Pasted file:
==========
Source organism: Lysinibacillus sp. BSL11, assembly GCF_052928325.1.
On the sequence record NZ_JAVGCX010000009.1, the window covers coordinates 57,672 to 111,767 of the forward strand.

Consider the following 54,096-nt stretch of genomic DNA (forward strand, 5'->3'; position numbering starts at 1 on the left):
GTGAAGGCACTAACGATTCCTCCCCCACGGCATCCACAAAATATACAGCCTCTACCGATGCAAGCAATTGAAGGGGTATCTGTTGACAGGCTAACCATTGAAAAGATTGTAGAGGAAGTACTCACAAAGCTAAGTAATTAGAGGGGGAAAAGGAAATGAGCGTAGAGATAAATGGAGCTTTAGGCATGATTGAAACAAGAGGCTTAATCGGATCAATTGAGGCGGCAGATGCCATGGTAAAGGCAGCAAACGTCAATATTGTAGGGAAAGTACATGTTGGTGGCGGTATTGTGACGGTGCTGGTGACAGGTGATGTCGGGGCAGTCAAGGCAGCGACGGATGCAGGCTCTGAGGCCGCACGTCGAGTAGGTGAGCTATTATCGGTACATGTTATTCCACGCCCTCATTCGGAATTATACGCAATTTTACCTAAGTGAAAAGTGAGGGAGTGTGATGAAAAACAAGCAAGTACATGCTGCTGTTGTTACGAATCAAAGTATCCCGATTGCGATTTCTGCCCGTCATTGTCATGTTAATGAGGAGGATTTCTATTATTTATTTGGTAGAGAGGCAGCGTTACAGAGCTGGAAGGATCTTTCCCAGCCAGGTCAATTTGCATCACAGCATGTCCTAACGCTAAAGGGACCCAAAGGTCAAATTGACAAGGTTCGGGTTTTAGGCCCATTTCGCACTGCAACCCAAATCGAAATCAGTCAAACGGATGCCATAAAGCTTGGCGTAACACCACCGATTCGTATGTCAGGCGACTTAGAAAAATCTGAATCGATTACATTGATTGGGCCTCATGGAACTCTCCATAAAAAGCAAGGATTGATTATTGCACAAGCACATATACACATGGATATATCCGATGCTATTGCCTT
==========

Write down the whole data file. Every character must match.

Source organism: Lysinibacillus sp. BSL11, assembly GCF_052928325.1.
On the sequence record NZ_JAVGCX010000009.1, the window covers coordinates 57,672 to 111,767 of the forward strand.

Consider the following 54,096-nt stretch of genomic DNA (forward strand, 5'->3'; position numbering starts at 1 on the left):
GTGAAGGCACTAACGATTCCTCCCCCACGGCATCCACAAAATATACAGCCTCTACCGATGCAAGCAATTGAAGGGGTATCTGTTGACAGGCTAACCATTGAAAAGATTGTAGAGGAAGTACTCACAAAGCTAAGTAATTAGAGGGGGAAAAGGAAATGAGCGTAGAGATAAATGGAGCTTTAGGCATGATTGAAACAAGAGGCTTAATCGGATCAATTGAGGCGGCAGATGCCATGGTAAAGGCAGCAAACGTCAATATTGTAGGGAAAGTACATGTTGGTGGCGGTATTGTGACGGTGCTGGTGACAGGTGATGTCGGGGCAGTCAAGGCAGCGACGGATGCAGGCTCTGAGGCCGCACGTCGAGTAGGTGAGCTATTATCGGTACATGTTATTCCACGCCCTCATTCGGAATTATACGCAATTTTACCTAAGTGAAAAGTGAGGGAGTGTGATGAAAAACAAGCAAGTACATGCTGCTGTTGTTACGAATCAAAGTATCCCGATTGCGATTTCTGCCCGTCATTGTCATGTTAATGAGGAGGATTTCTATTATTTATTTGGTAGAGAGGCAGCGTTACAGAGCTGGAAGGATCTTTCCCAGCCAGGTCAATTTGCATCACAGCATGTCCTAACGCTAAAGGGACCCAAAGGTCAAATTGACAAGGTTCGGGTTTTAGGCCCATTTCGCACTGCAACCCAAATCGAAATCAGTCAAACGGATGCCATAAAGCTTGGCGTAACACCACCGATTCGTATGTCAGGCGACTTAGAAAAATCTGAATCGATTACATTGATTGGGCCTCATGGAACTCTCCATAAAAAGCAAGGATTGATTATTGCACAAGCACATATACACATGGATATATCCGATGCTATTGCCTT